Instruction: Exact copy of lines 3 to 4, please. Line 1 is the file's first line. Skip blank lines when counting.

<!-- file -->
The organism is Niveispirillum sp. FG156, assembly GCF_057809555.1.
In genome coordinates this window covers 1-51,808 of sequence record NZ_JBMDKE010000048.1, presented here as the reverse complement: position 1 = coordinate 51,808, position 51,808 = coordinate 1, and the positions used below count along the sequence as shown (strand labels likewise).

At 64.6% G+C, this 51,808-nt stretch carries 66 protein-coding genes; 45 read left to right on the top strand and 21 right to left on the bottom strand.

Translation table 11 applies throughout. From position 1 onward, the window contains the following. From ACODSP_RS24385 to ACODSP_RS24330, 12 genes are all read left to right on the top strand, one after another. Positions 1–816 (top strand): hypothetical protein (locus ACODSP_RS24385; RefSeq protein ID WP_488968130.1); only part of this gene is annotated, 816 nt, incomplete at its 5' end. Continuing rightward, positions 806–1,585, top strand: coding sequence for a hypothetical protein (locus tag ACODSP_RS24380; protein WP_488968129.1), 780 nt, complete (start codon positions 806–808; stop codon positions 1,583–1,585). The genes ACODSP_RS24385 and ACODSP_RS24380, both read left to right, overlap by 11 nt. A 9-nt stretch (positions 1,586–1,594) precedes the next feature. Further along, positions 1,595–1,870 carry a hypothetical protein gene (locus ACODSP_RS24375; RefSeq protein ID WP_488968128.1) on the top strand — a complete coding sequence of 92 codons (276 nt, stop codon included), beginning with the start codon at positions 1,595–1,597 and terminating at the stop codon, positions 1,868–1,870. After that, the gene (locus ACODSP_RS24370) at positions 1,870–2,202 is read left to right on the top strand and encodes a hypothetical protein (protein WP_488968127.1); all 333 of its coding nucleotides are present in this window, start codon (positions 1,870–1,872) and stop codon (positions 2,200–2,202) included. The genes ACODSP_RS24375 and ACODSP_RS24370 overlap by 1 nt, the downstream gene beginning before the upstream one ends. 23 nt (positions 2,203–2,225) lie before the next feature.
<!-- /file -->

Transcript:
At 64.6% G+C, this 51,808-nt stretch carries 66 protein-coding genes; 45 read left to right on the top strand and 21 right to left on the bottom strand.

Translation table 11 applies throughout. From position 1 onward, the window contains the following. From ACODSP_RS24385 to ACODSP_RS24330, 12 genes are all read left to right on the top strand, one after another. Positions 1–816 (top strand): hypothetical protein (locus ACODSP_RS24385; RefSeq protein ID WP_488968130.1); only part of this gene is annotated, 816 nt, incomplete at its 5' end. Continuing rightward, positions 806–1,585, top strand: coding sequence for a hypothetical protein (locus tag ACODSP_RS24380; protein WP_488968129.1), 780 nt, complete (start codon positions 806–808; stop codon positions 1,583–1,585). The genes ACODSP_RS24385 and ACODSP_RS24380, both read left to right, overlap by 11 nt. A 9-nt stretch (positions 1,586–1,594) precedes the next feature. Further along, positions 1,595–1,870 carry a hypothetical protein gene (locus ACODSP_RS24375; RefSeq protein ID WP_488968128.1) on the top strand — a complete coding sequence of 92 codons (276 nt, stop codon included), beginning with the start codon at positions 1,595–1,597 and terminating at the stop codon, positions 1,868–1,870. After that, the gene (locus ACODSP_RS24370) at positions 1,870–2,202 is read left to right on the top strand and encodes a hypothetical protein (protein WP_488968127.1); all 333 of its coding nucleotides are present in this window, start codon (positions 1,870–1,872) and stop codon (positions 2,200–2,202) included. The genes ACODSP_RS24375 and ACODSP_RS24370 overlap by 1 nt, the downstream gene beginning before the upstream one ends. 23 nt (positions 2,203–2,225) lie before the next feature.